This is exactly as you’d expect. However if you request the same month (March 2004) via the Calendar dimension, which is connected to the Reseller Sales measure group via a m2m relationship and the Date dimension, you see all the partitions on Reseller Sales are hit:

select {[Measures].[Reseller Sales Amount]} on 0,
{[Calendar].[Year-Quarter-Month].[Month].&[2000200409]}
on 1
from [Adventure Works]

image

Not so good. But it turns out that this is an unavoidable side-effect of using many-to-many relationships: a filter on a many-to-many dimension (in this case the Calendar dimension) does not result in a filter being applied on the intermediate dimension (the Date dimension) to the measure group (Reseller Sales). Greg Galloway came across this some time ago and filed an issue on Connect which confirms that this is by design.

Given that I doubt this behaviour will be changed any time soon, the takeaway is that when you’re planning your partitioning strategy you should think twice about partitioning using a dimension that is used as an intermediate dimension in a many-to-many relationship. Otherwise you will lose all of the performance benefits of partitioning when your queries use that many-to-many relationship…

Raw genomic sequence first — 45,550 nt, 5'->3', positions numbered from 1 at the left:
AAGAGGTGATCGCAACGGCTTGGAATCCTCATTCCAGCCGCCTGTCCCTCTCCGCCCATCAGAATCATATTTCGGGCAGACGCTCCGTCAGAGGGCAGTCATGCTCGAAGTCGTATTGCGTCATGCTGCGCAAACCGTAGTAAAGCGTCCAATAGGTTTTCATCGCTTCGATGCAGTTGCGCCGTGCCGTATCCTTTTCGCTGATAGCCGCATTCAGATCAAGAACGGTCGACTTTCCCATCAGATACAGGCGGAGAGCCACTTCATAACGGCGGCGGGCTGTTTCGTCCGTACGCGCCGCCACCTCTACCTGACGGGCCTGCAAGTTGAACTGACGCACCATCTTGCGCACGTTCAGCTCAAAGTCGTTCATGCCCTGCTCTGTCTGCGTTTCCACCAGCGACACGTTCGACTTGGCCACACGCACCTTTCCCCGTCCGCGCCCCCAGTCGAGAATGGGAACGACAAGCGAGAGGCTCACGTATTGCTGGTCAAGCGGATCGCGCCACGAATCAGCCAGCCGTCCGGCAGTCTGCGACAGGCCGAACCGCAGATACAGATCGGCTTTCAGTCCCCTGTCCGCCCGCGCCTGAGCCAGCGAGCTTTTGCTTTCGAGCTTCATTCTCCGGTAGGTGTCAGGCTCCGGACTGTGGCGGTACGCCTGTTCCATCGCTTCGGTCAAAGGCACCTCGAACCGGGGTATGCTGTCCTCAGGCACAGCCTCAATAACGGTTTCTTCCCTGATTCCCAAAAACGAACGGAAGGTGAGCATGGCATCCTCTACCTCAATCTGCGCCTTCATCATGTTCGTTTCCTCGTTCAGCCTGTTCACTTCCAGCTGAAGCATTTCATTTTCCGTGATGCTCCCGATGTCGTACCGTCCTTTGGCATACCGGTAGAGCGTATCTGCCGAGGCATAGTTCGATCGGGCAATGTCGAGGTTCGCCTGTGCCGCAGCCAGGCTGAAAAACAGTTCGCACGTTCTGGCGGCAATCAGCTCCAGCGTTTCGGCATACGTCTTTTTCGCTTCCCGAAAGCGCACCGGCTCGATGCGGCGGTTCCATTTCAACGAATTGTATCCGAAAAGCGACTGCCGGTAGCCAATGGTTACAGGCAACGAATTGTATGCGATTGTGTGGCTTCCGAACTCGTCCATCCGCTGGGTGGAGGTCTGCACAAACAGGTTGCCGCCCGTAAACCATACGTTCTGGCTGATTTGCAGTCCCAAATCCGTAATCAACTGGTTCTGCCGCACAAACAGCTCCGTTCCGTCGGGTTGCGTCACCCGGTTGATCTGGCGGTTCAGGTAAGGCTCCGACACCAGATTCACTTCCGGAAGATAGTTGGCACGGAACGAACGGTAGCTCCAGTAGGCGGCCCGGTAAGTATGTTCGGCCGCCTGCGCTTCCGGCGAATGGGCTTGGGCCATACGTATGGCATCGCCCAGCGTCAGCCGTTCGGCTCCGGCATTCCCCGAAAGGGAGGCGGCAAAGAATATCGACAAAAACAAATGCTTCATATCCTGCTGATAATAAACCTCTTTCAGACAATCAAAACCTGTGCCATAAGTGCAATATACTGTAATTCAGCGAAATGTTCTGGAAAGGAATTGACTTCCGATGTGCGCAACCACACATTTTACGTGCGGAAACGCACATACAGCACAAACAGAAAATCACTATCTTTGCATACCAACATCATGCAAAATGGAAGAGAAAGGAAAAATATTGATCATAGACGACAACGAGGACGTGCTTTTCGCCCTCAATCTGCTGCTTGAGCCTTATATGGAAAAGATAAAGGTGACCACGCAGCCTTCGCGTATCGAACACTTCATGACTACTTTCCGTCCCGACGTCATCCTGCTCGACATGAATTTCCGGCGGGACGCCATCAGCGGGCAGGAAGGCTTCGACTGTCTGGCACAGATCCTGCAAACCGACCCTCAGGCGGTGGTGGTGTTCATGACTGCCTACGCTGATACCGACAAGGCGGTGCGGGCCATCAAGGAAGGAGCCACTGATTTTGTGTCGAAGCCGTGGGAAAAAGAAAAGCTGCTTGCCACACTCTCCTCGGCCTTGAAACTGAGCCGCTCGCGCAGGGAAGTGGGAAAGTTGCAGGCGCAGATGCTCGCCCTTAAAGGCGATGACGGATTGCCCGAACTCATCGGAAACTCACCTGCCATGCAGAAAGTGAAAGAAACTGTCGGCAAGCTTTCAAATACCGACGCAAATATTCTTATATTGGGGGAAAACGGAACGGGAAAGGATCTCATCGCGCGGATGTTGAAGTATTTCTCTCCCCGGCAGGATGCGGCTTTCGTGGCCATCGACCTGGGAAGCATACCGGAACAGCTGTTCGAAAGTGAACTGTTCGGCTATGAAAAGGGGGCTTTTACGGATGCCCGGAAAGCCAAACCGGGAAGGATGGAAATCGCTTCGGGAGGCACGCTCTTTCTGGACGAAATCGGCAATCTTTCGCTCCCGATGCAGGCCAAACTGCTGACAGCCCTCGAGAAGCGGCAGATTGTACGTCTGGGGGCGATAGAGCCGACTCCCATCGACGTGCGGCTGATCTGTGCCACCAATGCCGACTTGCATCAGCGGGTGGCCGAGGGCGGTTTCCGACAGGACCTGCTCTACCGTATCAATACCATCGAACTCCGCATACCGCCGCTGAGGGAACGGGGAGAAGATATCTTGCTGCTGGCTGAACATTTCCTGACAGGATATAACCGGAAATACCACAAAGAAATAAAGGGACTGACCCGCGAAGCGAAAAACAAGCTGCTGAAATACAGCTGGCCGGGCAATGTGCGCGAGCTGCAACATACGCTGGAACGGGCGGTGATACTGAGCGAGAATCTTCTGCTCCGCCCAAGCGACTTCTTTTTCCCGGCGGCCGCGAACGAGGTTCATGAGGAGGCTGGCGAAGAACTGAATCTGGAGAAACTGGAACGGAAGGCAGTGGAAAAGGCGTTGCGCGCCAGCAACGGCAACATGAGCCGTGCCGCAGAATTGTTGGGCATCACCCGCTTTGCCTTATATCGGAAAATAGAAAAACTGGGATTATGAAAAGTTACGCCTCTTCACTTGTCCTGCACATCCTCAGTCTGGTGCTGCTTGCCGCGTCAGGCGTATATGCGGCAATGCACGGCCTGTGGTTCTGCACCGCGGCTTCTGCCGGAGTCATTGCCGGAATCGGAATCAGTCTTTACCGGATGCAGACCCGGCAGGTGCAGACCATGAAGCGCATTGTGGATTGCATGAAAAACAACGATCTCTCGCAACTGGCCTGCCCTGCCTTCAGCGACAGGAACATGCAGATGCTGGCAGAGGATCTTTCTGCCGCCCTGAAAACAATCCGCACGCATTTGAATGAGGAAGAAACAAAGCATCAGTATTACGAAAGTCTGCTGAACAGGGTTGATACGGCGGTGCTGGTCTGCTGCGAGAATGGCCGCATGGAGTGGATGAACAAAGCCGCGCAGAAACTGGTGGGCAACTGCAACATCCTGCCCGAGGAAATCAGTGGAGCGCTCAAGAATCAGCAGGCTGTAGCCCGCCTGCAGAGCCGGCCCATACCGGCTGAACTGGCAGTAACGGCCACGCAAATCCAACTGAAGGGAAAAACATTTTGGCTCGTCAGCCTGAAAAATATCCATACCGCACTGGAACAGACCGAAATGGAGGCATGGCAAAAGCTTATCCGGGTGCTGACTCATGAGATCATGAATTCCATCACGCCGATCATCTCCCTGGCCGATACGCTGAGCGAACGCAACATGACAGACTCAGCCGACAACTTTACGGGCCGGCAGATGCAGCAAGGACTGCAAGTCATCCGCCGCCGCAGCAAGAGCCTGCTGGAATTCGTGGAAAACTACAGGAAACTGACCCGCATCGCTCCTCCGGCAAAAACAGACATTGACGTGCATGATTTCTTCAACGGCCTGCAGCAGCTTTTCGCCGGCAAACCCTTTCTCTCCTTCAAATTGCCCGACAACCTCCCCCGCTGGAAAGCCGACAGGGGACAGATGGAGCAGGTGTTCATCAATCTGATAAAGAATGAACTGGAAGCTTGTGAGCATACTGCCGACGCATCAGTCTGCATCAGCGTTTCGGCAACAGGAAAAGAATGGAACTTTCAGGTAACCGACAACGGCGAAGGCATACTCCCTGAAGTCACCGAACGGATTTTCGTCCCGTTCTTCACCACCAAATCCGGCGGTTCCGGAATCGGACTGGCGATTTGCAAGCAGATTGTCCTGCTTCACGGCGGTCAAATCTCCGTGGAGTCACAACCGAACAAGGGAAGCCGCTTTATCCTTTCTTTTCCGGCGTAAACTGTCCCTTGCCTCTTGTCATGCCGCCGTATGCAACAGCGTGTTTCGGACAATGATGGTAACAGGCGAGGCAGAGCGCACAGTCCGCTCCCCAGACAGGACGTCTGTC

Written by Chris Webb

January 24, 2012 at 8:46 pm

Posted in Analysis Services

SQLBits X Agenda Published

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The agenda for the Friday and Saturday of SQLBits X is now published, and you can see it here:
http://sqlbits.com/information/Agenda.aspx?20120330
http://sqlbits.com/information/Agenda.aspx?20120331

If you were wondering whether to come hopefully this will make up your mind – but given that almost 1000 SQL Server professionals from all round the world have already registered, so you’d better book fast if you want to be sure of a space. There are loads of SSAS-related sessions to choose from, including ones from Cathy Dumas, Marco Russo, Alberto Ferrari, John Tunnicliffe, Erika Bakse, Akshai Mirchandani, Stephan Stolze, Bob Duffy and, errr, me. Trust me, it’s going to be great!

Written by Chris Webb

January 17, 2012 at 8:38 pm

Posted in Events

Tagged with

PASS: Time to do a lot more than change the by-laws

with 7 comments

I read the following posts by Andy Warren and Steve Jones today, and before you hear what my thoughts on the subjects they discuss you should probably read them too: